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Explain eternal law
We cannot understand all that exists until God reveals them to use upon our death. Such as gravity and the cosmos
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Explain divine law
God's revelation through scripture and church teachings. This cannot contradict anything that is held in eternal law
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Explain natural law
Our ability to apply recta ratio / right reasoning to the world around us in oder to gain an idea of our purpose. Natural law cannot contradict divine or eternal law
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Explain human law
Societies legal systems, attitudes and norms. Aquinas said we should not follow these if they contradict natural, divine or eternal law
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Why does Aquinas put such a strong emphasis on reasoning?
Because it is God's gift to mankind, and mankind only, making us different from anything in the created order.
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What are the 5 Primary Precepts?
Preservation of self and the innocent, Order society, Worship God, Educate children, Reproduction/procreation
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What biblical quote supports the primary precept of 'preservation of self and of the innocent'?
Exodus 20:13 = "thou shall not murder"
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What biblical quote supports the primary precept of 'order in society'?
Leviticus 19:3 = "each of you must respect your mother and father, and you must observe my Sabbaths"
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What biblical quote supports the primary precept of 'educate children'?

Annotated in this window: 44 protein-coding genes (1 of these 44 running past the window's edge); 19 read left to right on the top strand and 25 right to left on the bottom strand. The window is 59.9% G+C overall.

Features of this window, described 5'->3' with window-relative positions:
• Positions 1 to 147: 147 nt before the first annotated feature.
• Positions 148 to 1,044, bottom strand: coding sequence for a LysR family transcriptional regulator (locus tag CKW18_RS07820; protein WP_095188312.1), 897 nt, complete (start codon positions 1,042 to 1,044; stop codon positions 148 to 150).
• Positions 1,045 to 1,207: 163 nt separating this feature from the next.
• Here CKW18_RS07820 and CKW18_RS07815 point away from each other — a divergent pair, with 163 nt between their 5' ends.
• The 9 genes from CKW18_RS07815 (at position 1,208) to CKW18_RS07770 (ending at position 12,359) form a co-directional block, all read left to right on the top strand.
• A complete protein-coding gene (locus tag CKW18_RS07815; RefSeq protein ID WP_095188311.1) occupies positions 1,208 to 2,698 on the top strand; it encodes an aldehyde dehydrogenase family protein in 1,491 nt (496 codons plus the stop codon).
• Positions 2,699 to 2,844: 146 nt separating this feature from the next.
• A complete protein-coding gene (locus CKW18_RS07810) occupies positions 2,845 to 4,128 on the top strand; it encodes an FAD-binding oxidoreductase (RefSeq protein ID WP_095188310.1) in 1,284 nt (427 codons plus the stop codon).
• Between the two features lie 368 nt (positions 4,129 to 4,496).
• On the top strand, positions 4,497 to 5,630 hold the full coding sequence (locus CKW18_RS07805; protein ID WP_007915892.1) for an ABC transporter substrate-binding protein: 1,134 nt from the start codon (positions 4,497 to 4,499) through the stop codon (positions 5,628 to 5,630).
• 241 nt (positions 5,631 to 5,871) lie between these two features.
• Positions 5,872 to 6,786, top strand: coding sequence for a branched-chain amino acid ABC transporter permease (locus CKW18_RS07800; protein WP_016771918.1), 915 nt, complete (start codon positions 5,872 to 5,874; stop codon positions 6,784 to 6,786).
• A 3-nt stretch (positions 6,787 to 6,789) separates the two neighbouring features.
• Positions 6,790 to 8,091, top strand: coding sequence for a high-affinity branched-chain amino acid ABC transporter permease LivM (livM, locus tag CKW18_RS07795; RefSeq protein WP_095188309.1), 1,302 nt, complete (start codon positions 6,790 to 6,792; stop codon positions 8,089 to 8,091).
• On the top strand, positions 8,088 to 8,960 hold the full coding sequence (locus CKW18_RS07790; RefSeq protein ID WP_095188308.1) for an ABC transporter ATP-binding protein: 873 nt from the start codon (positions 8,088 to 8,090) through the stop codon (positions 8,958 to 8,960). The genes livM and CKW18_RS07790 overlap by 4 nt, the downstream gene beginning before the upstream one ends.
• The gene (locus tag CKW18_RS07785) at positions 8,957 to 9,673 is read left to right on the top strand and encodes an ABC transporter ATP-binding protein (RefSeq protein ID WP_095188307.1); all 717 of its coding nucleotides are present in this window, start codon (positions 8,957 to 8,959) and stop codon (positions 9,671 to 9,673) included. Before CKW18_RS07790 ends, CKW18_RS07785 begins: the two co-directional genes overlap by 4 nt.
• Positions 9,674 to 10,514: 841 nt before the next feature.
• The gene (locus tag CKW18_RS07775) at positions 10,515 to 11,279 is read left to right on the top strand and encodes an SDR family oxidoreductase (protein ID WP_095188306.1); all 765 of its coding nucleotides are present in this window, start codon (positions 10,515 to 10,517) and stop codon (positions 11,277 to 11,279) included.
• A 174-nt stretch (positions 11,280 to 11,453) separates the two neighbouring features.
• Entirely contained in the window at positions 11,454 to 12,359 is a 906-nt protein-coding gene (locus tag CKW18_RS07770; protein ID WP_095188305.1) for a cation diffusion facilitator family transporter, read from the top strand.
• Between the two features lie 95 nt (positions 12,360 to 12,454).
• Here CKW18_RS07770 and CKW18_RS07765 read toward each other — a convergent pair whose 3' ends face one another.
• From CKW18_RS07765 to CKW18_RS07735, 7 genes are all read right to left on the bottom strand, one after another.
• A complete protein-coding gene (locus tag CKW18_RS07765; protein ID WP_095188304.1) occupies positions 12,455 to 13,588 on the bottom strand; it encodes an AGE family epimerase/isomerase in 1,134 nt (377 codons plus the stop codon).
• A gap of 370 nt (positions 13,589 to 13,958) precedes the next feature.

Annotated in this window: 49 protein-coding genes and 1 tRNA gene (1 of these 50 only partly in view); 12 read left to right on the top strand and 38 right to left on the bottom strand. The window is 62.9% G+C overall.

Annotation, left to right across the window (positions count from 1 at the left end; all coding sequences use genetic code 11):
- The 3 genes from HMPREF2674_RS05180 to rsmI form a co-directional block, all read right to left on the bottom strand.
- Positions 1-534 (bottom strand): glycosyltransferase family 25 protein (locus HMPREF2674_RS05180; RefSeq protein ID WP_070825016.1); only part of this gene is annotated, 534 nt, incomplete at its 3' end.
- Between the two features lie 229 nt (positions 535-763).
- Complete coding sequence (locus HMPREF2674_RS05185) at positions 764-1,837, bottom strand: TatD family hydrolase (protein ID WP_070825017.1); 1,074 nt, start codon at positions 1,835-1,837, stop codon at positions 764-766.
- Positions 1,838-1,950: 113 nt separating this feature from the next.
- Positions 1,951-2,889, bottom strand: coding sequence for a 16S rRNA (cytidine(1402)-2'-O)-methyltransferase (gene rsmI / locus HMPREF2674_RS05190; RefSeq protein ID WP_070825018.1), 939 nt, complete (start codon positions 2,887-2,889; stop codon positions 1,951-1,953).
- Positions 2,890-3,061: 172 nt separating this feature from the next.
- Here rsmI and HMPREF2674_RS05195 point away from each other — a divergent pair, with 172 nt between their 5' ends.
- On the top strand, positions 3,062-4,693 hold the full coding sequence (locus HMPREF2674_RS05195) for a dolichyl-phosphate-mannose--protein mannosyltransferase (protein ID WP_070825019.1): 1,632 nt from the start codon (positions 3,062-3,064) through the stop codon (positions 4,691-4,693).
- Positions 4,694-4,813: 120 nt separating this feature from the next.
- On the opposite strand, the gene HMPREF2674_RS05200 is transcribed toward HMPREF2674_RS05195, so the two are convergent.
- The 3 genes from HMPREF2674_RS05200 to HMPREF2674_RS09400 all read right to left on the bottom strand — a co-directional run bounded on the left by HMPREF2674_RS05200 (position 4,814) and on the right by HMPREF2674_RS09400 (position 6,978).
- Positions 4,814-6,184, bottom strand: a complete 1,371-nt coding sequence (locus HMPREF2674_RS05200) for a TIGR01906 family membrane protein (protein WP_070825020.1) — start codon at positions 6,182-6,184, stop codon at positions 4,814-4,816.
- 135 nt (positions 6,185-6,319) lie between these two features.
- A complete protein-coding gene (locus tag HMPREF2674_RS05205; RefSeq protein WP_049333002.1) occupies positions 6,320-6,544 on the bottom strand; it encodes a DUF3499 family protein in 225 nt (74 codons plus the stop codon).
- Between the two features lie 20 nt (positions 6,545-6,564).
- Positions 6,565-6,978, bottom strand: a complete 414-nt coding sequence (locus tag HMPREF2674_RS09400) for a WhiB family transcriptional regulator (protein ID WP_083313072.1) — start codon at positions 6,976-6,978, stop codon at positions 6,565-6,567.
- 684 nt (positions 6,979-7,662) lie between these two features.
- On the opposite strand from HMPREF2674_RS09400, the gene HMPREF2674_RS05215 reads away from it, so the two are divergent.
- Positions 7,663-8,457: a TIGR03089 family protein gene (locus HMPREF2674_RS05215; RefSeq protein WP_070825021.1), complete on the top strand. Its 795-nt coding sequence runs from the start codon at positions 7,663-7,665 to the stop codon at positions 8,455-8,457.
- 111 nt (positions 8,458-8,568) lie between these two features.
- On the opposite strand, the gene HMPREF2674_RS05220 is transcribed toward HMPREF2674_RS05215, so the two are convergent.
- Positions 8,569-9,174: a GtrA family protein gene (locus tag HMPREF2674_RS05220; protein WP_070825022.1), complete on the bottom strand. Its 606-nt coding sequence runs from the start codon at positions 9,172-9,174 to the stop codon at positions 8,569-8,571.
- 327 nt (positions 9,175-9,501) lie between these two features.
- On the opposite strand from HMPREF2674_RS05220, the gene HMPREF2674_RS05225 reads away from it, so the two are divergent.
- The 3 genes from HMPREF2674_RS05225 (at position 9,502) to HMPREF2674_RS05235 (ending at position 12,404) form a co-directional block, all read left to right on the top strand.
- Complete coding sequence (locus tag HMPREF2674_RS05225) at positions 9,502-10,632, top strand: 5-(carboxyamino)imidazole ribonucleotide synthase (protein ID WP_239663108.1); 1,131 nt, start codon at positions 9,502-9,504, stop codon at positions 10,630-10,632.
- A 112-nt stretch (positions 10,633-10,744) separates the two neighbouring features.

Exodus 18:20 = "teach them his decrees and instructions, and show them the way they are to live and how they are to behave"
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What biblical quote supports the primary precept of 'procreation/reproduction'?
Genesis 1:26 = "be fruitful and multiply'
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What is the definition of Secondary Precepts?
Orders that uphold or fail to uphold the primary precepts
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How can we learn the Secondary Precepts?
These are aspects found in eternal law and divine law therefore we can find them in both scripture and our observation of the world
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Give an example of a secondary precept deduced from the primary precept of 'preservation of the innocent and self'
Do not performed to undergo an abortion.
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Give an example of a secondary precept deduced from the primary precept of 'order in society'
Do not divorce / engage in sexual relations outside of marriage
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Give an example of a secondary precept deduced from the primary precept of 'worship God'
Do not worship a god from another religion
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Give an example of a secondary precept deduced from the primary precept of 'educate children'
Take your children to church and teach them to love their God
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Give an example of a secondary precept deduced from the primary precept of 'reproduction/procreation'
Do not engage in homosexual relations
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What did Aquinas believe made a 'good' act?
One that had both a good interior act and exterior act
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What is the definition of an interior act?
The intention behind an act that a person holds
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What is the definition of an exterior act?
The act itself that a person performs
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What makes a good interior act?
A truly altruistic (selfless) intention
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A man steals food with the intention of feeding his starving family. In the eyes of Natural Moral Law, would this be deemed a 'bad' act?
No, because the man upheld the primary precept of 'preservation of life' and acted with genuinely good interior act (intention). Also as the principles seem conflicted, the man acted with the bestow intention to please God
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According to Aquinas, what is 'sin'?